West v. Pettigrew et al

Filing 116

ORDER signed by Judge John A. Mendez on 1/10/2014 DENYING 111 Motion for Reconsideration. (Michel, G)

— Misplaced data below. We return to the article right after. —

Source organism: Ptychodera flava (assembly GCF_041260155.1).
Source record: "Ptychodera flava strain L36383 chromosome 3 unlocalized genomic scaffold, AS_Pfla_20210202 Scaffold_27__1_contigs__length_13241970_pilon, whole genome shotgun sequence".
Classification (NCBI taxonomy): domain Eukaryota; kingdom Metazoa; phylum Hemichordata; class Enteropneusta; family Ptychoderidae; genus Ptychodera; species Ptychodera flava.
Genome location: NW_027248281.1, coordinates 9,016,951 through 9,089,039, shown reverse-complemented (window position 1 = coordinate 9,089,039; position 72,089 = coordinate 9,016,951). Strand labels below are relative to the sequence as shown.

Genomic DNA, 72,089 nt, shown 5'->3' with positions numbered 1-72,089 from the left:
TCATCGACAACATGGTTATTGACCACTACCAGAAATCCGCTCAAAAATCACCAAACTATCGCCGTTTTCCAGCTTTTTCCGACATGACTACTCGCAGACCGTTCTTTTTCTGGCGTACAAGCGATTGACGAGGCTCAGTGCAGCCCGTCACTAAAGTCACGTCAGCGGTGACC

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1 2 3 4 5 6 7 8 UNITED STATES DISTRICT COURT 9 EASTERN DISTRICT OF CALIFORNIA 10 11 MACK A. WEST, 12 2:11-cv-01692 JAM-CKD Plaintiff, 13 14 No. v. ORDER DENYING PLAINTIFF’S MOTION FOR RECONSIDERATION RYAN PETTIGREW, et al., 15 Defendants. 16 This matter is before the Court on Plaintiff Mack A. West’s 17 18 (“Plaintiff”) Motion for Reconsideration by the District Court of 19 the Magistrate Judge’s Ruling (Doc. #111). 1 20 file an opposition. 21 motion is DENIED. Defendants did not For the reasons set forth below, Plaintiff’s 22 I. 23 Plaintiff is a state prisoner proceeding pro se with a civil 24 25 FACTUAL ALLEGATIONS AND PROCEDURAL BACKGROUND rights action pursuant to 42 U.S.C. § 1983. On December 2, 2013, 26 27 28 1 This motion was determined to be suitable for decision without oral argument. E.D. Cal. L.R. 303(e). No hearing was scheduled. 1 1 Plaintiff filed a motion for appointment of counsel (Doc. #105). 2 On December 5, 2013, the Magistrate Judge denied Plaintiff’s 3 request because the required exceptional circumstances were not 4 present (Doc. #107). 5 6 II. OPINION 7 A. 8 The standard for a Motion for Reconsideration is governed by 9 Legal Standard 28 U.S.C. § 636(b) and Local Rule 303. The district court “may 10 reconsider any pretrial matter . . . where it has been shown that 11 the magistrate judge’s order is clearly erroneous or contrary to 12 law.” 13 standard of review under § 636(b)(1)(A) is highly deferential; 14 see United States v. Abonce-Barrera, 257 F.3d 959, 968-69 (9th 15 Cir. 2001), and does not permit the reviewing court to substitute 16 its own judgment for that of the magistrate judge’s. 17 City & County of San Francisco, 951 F.2d 236, 241 (9th Cir. 18 1991). 28 U.S.C. § 363(b)(1)(A); E.D. Cal. L. R. 303(f). The Grimes v. 19 B. Discussion 20 Plaintiff seeks reconsideration of the Magistrate Judge’s 21 order denying Plaintiff’s motion for appointment of counsel. A 22 court may appoint counsel in a civil case under 28 U.S.C. 1915(d) 23 only under “exceptional circumstances.” 24 F.2d 1015, 1017 (9th Cir. 1991). 25 circumstances requires an evaluation of both ‘the likelihood of 26 success on the merits and the ability of the petitioner to 27 articulate his claims pro se in light of the complexity of the 28 legal issues involved.’” Terrell v. Brewer, 935 “A finding of exceptional Id. (citation omitted). 2 1 Plaintiff argues that the Magistrate Judge’s order is 2 clearly erroneous because it fails to take into consideration his 3 physical and mental impairments. 4 he has been appointed counsel in another case in the Eastern 5 District of California, West v. Grounds, 2:09-cv-03147 KJM-AC. 6 However, that case concerns a petition for writ of habeas corpus 7 filed pursuant to 28 U.S.C. § 2254 and the magistrate judge made 8 the finding that the case involved complex issues, including 9 developing the facts of his equitable tolling claim. In addition, he mentions that West v. 10 Grounds, 2:09-cv-03147 KJM-AC (Doc. #124). The case at hand is a 11 civil rights lawsuit for violation of the Eighth Amendment and 12 Plaintiff has not identified any particular issue of substantial 13 complexity. 14 writing ability and legal knowledge to articulate his claims. 15 Accordingly, Plaintiff has not demonstrated that the 16 Magistrate Judge’s ruling is “clearly erroneous or contrary to 17 law.” Further, Plaintiff has demonstrated sufficient 18 19 20 III. ORDER For the reasons set forth above, the Court DENIES 21 Plaintiff’s Motion for Reconsideration of the Magistrate Judge’s 22 Ruling. 23 IT IS SO ORDERED 24 Dated: January 10, 2014 25 26 27 28 3

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